And here’s a discussion with Jonathan Crossfield about avoiding social media marketing mistakes.

 

Like what you’ve heard?

 

Give us a follow on Soundcloud to get the latest episodes.

Or, you can subscribe or leave a review on iTunes.

 

Award-winning Australian journalist and thought-leader Waleed Aly has warned media companies against chasing viral content, claiming it will ultimately destroy trust with their audiences.

Today the Brand Newsroom team takes a close look at ‘short-termism’. Is being hungry for likes, shares, views and follows degrading our brands and risking our relationship with our most important asset — our customer?

 

 

Here are some key take-outs:

 

  • Brands are losing focus on their business and trying to work out ‘how can we go viral; how can we get more likes?’ It’s better to focus on your business goals.
  • Audiences have got to a point where they’re ‘dumbed down’: they’re used to the “fast-food” version of content. We should still be tackling the more complicated content and creating it in a way that still appeals, and helping build the audience appetite for that.

‘Marketers are now behaving like advertisers used to behave, but without the finesse’. — Sarah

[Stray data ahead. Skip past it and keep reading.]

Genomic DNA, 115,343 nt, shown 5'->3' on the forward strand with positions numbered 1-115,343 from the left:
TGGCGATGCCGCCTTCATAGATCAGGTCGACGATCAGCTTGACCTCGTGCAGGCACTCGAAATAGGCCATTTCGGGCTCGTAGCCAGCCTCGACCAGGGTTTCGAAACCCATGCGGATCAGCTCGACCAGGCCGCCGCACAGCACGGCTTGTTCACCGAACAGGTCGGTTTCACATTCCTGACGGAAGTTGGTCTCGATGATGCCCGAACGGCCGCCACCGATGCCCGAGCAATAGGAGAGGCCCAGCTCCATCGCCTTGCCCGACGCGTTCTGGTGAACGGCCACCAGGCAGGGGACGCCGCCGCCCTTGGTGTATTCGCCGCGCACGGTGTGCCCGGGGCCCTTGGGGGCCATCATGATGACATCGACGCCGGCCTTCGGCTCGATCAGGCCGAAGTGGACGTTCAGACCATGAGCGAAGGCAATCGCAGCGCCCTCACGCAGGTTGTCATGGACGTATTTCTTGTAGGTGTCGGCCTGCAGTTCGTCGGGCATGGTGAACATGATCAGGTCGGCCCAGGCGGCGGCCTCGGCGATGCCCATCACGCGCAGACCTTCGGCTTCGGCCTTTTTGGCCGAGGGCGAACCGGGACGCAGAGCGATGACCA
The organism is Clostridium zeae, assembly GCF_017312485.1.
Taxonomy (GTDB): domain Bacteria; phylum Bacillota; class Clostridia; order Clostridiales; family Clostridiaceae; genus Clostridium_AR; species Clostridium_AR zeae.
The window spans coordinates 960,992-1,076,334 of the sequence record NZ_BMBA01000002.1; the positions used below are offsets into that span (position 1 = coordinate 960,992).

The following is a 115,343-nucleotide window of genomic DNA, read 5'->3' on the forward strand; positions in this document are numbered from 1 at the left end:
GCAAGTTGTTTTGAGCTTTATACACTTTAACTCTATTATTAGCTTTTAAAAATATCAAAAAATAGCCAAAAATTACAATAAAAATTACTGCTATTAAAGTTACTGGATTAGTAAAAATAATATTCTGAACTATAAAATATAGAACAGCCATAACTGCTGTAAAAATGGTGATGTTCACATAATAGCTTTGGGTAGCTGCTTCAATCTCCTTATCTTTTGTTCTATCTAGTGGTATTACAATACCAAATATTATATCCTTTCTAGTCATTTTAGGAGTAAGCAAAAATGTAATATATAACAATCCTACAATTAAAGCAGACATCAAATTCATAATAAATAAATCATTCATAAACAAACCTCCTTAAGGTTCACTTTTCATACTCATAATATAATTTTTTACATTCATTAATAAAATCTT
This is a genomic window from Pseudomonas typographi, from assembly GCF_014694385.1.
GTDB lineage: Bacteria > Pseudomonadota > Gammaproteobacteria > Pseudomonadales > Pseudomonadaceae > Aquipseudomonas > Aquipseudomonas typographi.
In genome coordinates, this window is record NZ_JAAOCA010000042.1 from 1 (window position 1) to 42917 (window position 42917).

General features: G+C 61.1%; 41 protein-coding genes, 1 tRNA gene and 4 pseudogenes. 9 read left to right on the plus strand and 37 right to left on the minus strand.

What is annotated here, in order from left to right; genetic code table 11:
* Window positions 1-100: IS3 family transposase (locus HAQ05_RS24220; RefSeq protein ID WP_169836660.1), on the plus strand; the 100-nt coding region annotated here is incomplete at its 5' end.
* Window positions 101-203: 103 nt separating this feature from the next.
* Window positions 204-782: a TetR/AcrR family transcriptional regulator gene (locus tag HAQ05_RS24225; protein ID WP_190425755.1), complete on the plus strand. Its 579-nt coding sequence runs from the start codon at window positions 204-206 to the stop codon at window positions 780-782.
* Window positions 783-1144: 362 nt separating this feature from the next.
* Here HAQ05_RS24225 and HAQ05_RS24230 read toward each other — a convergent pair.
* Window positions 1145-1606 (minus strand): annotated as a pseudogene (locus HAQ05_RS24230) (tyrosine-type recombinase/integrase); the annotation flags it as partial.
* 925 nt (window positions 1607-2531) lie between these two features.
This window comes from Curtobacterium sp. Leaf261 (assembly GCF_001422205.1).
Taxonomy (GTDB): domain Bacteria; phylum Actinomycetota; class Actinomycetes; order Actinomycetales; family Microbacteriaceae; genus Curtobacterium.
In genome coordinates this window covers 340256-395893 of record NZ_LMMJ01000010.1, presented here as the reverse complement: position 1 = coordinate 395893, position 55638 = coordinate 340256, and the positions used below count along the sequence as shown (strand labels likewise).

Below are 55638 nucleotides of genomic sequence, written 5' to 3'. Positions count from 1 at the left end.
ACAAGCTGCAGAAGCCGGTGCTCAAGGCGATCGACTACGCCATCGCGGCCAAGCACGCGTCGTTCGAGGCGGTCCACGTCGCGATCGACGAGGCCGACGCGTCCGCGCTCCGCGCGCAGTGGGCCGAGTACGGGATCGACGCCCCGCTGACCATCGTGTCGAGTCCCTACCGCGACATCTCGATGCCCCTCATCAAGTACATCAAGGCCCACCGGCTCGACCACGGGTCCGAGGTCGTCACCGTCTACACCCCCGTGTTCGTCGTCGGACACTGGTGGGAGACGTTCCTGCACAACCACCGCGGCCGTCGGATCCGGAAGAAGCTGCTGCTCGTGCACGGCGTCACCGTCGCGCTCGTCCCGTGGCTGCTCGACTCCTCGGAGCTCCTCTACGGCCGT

• With the media collapsing there is less and less good information out there. That means now is a great opportunity to create quality, information-rich content. Brands can own a niche and become the world’s foremost authority in their area.

‘The media cycle is only going to get faster. You think it’s quick now, wait until you see it in six months from now’. — Nic

 

  • Mix in the ‘fast-food’ content with the quality content.
  • Brands don’t have to get caught up in the short-termism that’s plaguing traditional media. Keep producing quality content. Not every piece of content will be a winner with the audience, but keep creating excellent content as this will build trust with your audience when they do engage with it.
  • Long-form content is some of the most successful content that’s out there at the moment.

‘If you keep feeding them rubbish, you’re going to get rubbish at the other end’. — Nic

 

Here are the links you might need:

 

Have you heard the one about…

Recently James, Sarah and Nic spoke to Bernadette Jiwa about putting more love into your marketing.

 

And here’s a discussion about building personal brands.

 

Like what you’ve heard?

Give us a follow on Soundcloud to get the latest episodes.

Or, you can subscribe or leave a review on iTunes.